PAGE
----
A lot of people mistakenly believe that illegal immigrants commit the brunt of the crimes in the U.S. The reality is just like with any other group, there are pockets of people that commit crimes. Amnesty would help to identify those people that are not interested in becoming law abiding citizens or that have other intentions by being in the U.S. It can help to cut down on crime by making people more accountable and easier to track.
  1. It’s the Right Thing to Do
    The U.S. has always been a beacon of hope to people around the world. Our Statue of Liberty has been welcoming people from around the world with the words imprinted on her base “give me your tired your hungry…” for years and years. Amnesty is the ethical thing to do. Many illegal immigrants come here and have children; those children are considered American citizens because they are born on American soil. Deporting the parents would mean breaking up the family. In some cases deporting someone back to their country could mean condemning them to a life of poverty or even physical punishment and death.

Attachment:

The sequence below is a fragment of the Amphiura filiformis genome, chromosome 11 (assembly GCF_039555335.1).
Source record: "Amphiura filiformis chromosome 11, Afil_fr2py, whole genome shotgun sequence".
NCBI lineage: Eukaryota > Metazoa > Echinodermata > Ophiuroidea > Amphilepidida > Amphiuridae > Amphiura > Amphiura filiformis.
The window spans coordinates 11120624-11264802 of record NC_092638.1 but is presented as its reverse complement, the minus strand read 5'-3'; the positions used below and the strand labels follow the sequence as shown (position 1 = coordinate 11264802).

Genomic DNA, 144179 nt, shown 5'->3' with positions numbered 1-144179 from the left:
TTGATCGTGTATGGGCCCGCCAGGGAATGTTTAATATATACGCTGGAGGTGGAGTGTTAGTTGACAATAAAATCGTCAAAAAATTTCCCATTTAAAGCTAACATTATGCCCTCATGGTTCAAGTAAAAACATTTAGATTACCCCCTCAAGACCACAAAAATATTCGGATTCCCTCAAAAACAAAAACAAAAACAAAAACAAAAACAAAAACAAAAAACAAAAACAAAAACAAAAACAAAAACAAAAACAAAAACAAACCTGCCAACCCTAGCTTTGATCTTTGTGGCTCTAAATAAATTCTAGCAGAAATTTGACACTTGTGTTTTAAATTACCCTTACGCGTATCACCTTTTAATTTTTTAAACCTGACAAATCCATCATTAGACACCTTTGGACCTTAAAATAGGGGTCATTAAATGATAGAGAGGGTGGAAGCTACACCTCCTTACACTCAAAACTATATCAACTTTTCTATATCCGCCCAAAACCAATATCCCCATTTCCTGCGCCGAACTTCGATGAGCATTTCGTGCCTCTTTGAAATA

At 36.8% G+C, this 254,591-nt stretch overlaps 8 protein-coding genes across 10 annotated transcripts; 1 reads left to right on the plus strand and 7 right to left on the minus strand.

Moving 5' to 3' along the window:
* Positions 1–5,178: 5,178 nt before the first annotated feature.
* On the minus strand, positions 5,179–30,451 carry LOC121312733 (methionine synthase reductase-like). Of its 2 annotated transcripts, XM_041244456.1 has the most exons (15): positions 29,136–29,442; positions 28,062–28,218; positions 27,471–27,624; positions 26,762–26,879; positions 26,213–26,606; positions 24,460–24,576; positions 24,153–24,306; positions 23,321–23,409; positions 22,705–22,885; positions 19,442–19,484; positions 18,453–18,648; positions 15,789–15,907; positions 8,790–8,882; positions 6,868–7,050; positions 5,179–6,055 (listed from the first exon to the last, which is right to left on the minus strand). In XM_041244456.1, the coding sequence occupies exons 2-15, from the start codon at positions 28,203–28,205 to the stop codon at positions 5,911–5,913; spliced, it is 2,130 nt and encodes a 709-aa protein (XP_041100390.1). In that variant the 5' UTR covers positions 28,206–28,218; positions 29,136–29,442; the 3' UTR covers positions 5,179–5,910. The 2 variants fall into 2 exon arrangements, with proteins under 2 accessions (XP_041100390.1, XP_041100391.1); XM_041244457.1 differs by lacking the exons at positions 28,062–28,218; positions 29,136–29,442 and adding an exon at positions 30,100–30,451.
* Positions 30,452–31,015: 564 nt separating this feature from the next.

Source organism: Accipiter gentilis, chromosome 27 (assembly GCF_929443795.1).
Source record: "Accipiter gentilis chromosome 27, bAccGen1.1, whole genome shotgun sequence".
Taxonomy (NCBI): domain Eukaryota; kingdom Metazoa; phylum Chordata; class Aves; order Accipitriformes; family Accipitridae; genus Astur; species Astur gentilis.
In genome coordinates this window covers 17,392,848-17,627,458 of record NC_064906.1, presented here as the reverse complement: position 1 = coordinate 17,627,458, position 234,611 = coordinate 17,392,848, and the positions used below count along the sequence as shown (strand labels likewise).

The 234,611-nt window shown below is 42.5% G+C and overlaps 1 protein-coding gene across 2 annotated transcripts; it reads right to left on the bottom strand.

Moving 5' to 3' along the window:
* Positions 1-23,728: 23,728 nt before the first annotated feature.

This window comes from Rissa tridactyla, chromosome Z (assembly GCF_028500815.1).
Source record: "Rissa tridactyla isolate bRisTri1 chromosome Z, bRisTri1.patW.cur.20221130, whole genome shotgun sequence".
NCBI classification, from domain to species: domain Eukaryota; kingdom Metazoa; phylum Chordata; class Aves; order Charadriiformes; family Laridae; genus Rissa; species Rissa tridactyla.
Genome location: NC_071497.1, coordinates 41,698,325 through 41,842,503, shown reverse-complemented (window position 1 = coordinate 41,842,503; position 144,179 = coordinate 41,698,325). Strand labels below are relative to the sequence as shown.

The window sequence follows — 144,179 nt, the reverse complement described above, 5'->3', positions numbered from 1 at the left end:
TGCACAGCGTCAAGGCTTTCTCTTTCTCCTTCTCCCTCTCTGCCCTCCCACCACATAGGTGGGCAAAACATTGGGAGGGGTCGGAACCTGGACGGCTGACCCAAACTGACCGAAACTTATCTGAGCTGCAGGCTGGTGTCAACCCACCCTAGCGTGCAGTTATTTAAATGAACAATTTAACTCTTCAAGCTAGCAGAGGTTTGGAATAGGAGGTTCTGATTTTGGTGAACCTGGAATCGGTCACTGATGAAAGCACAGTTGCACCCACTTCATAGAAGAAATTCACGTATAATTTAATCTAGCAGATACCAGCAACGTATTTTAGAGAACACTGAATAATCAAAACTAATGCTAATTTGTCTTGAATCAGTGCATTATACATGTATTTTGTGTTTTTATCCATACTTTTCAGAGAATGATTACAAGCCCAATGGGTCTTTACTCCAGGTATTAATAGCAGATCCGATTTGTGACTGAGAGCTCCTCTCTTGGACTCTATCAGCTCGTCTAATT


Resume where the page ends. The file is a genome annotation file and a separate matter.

2. It Gives People a Chance
    Everyone deserves a second chance! One of the pros of amnesty is the ideal that if you give someone a second chance at life they can go on to do great things. Sometimes all it takes is that opportunity and people can lead very successful lives. The possibility of someone going on to raise a family in the U.S. that could have a member that would improve our society is very high. Many proponents feel that people are worth the chance.

List of Cons of Amnesty for Illegal Immigrants

  1. Supports Law Breaking